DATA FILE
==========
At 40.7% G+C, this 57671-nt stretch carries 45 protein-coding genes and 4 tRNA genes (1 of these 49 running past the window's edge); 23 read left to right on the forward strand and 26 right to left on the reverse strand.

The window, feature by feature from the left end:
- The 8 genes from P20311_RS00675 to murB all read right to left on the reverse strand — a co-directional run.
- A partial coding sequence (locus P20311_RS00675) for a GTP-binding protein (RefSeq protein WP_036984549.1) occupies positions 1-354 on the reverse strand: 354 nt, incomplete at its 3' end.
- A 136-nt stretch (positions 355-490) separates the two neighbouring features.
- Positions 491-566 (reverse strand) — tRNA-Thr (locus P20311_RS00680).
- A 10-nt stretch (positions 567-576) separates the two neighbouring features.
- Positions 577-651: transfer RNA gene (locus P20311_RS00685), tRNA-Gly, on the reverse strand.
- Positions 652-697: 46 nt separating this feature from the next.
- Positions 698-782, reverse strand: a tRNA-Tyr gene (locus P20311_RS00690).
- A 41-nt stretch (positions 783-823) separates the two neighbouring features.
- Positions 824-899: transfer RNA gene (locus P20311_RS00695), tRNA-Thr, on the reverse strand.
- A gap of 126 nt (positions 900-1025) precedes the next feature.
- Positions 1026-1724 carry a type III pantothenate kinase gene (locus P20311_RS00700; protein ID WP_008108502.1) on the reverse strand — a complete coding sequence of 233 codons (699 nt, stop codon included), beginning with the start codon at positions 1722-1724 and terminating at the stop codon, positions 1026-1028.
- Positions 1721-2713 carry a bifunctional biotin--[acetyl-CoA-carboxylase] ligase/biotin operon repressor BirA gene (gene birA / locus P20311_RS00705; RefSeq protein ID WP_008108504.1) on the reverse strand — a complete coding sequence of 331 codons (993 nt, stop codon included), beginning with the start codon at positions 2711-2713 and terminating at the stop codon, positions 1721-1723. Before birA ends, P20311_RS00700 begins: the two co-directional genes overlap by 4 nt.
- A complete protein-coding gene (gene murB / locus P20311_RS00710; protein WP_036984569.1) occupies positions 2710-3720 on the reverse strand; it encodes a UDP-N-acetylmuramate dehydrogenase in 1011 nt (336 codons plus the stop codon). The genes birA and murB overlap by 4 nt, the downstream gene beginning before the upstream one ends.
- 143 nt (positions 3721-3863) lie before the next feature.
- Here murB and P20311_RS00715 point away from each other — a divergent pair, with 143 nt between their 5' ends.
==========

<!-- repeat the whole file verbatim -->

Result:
At 40.7% G+C, this 57671-nt stretch carries 45 protein-coding genes and 4 tRNA genes (1 of these 49 running past the window's edge); 23 read left to right on the forward strand and 26 right to left on the reverse strand.

The window, feature by feature from the left end:
- The 8 genes from P20311_RS00675 to murB all read right to left on the reverse strand — a co-directional run.
- A partial coding sequence (locus P20311_RS00675) for a GTP-binding protein (RefSeq protein WP_036984549.1) occupies positions 1-354 on the reverse strand: 354 nt, incomplete at its 3' end.
- A 136-nt stretch (positions 355-490) separates the two neighbouring features.
- Positions 491-566 (reverse strand) — tRNA-Thr (locus P20311_RS00680).
- A 10-nt stretch (positions 567-576) separates the two neighbouring features.
- Positions 577-651: transfer RNA gene (locus P20311_RS00685), tRNA-Gly, on the reverse strand.
- Positions 652-697: 46 nt separating this feature from the next.
- Positions 698-782, reverse strand: a tRNA-Tyr gene (locus P20311_RS00690).
- A 41-nt stretch (positions 783-823) separates the two neighbouring features.
- Positions 824-899: transfer RNA gene (locus P20311_RS00695), tRNA-Thr, on the reverse strand.
- A gap of 126 nt (positions 900-1025) precedes the next feature.
- Positions 1026-1724 carry a type III pantothenate kinase gene (locus P20311_RS00700; protein ID WP_008108502.1) on the reverse strand — a complete coding sequence of 233 codons (699 nt, stop codon included), beginning with the start codon at positions 1722-1724 and terminating at the stop codon, positions 1026-1028.
- Positions 1721-2713 carry a bifunctional biotin--[acetyl-CoA-carboxylase] ligase/biotin operon repressor BirA gene (gene birA / locus P20311_RS00705; RefSeq protein ID WP_008108504.1) on the reverse strand — a complete coding sequence of 331 codons (993 nt, stop codon included), beginning with the start codon at positions 2711-2713 and terminating at the stop codon, positions 1721-1723. Before birA ends, P20311_RS00700 begins: the two co-directional genes overlap by 4 nt.
- A complete protein-coding gene (gene murB / locus P20311_RS00710; protein WP_036984569.1) occupies positions 2710-3720 on the reverse strand; it encodes a UDP-N-acetylmuramate dehydrogenase in 1011 nt (336 codons plus the stop codon). The genes birA and murB overlap by 4 nt, the downstream gene beginning before the upstream one ends.
- 143 nt (positions 3721-3863) lie before the next feature.
- Here murB and P20311_RS00715 point away from each other — a divergent pair, with 143 nt between their 5' ends.